An Orthodox religious group has said it will hold a mass prayer event in a central Tel Aviv square for Yom Kippur even though the city, backed by the courts, prohibited it from erecting a gender divider at the event.
Rosh Yehudi said it would move forward with the event on the Jewish Day of Atonement, after previously declaring it would not do so if it were not allowed to use a divider.
“After many consultations, we decided to hold the prayer in a manner that will adhere to halacha (Jewish law) and the law… The prayer at Dizengoff Square has become a touching symbol of love and unity and we are certain that will be the case this year,” it said.
Israel Zeira, who founded Rosh Yehudi in 2001, and Dikla Partosh, the organization’s logistics director, declined to elaborate on the specific arrangements they had devised for the prayers.
Whereas most Orthodox rabbis agree that a mechitzah, the Hebrew-language word for a divider, is necessary for prayer events, there is no consensus on what qualifies as a mechitzah. This allows for considerable flexibility on the issue, sometimes leading to creative solutions that use the layout of prayer space in ways that make dividers unnecessary. Contacted by The Times of Israel, Zeira declined to say whether such an arrangement would be implemented, saying only, “It will be alright.”
“We were urged by many not to cancel, and received backing and warmth from the public,” the group wrote on Facebook. “The prayer is open to EVERYBODY, with no exceptions.”
Rosh Yehudi has been holding two Yom Kippur prayers on Dizengoff Square since 2020: A relatively small Kol Nidre prayer that opens the fast, and the Ne’ilah prayer at the end of the holiday, which has drawn about 2,000 worshipers in recent years. The Kol Nidre prayer this year will begin at 6:15 p.m. Sunday and the Ne’ilah service is planned for 5 p.m. Monday, Rosh Yehudi said.
On Friday the Supreme Court rejected a petition to allow gender-segregated prayers in the square. The justices thus sided with the ruling of a lower court in favor of the Tel Aviv municipality, which forbade Rosh Yehudi from holding the event with a gender divider.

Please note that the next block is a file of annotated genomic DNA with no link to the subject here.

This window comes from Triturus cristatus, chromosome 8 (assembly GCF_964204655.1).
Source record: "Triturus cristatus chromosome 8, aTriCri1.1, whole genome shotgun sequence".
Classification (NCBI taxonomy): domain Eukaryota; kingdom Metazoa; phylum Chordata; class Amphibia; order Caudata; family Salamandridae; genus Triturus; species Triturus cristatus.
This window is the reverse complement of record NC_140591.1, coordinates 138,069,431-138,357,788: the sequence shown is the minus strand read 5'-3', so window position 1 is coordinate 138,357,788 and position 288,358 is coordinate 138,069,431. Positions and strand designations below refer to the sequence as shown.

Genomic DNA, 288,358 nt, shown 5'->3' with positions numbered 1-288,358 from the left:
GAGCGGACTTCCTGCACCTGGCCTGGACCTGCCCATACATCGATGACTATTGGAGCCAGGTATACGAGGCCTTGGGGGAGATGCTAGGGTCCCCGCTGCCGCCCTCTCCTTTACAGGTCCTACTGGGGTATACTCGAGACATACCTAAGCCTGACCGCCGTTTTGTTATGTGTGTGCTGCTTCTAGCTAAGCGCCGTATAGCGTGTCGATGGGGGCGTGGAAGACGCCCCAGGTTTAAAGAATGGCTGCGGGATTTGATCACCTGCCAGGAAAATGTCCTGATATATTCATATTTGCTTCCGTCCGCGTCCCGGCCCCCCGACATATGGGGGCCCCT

The conflict around the prayer service comes amid a growing national debate over the role of religion in public spaces that has become exacerbated as part of the protests against the government’s judicial overhaul.
Leading the panel of three judges, Justice Yitzhak Amit wrote that a ban on gender segregation in a public space is the “default,” noting that the Tel Aviv municipality has maintained a policy against physical gender segregation in such spaces since 2018.
“As a general rule, gender segregation in the public space is associated in the mind with prohibited discrimination, lack of equality, and the exclusion of women in the public space,” the ruling read.
“Given the default of banning gender segregation in the public sphere, the ruling of the lower court aligns with the ruling of this court and with the prevailing public policy.”
The ruling also noted that individuals who view gender segregation as a critical aspect of prayer are able to worship at any of the hundreds of synagogues throughout the city.
Since 2019, Rosh Yehudi, a nonprofit that encourages Jews to embrace a religious lifestyle, has organized prayers at the end of Yom Kippur.
Last month, the Tel Aviv municipality told the organizers that they could not erect a mechitzah in the square – a physical barrier used during prayers to separate men from women in accordance with halacha, Orthodox Jewish law.
Pictures from previous events have shown mechitzahs made from various materials such as wood, metal and wicker stretching for several meters.
While supporters of the city’s ban on a mechitzah at the event have praised the move as a blow against religious coercion, critics have expressed concern over pluralism and the ostensible lack of inclusion of religious activities in the city.
Amid the clash between religious and secular values, hundreds of protesters this week surrounded a Tel Aviv synagogue used by Rosh Yehudi to protest the appearance of Rabbi Yigal Levinstein, a top figure at the Bnei David pre-military academy who has called members of the LGBTQ community “deviant,” and females serving in the IDF “crazy.”
In 2000, the Supreme Court ruled that enforcing gender segregation in public spaces is illegal if it infringes excessively on individuals’ freedom of movement. However, the ruling made significant exceptions, stipulating it may take place if alternatives exist and depending on the degree of disturbance caused.
Canaan Lidor and Michael Horovitz contributed to this report.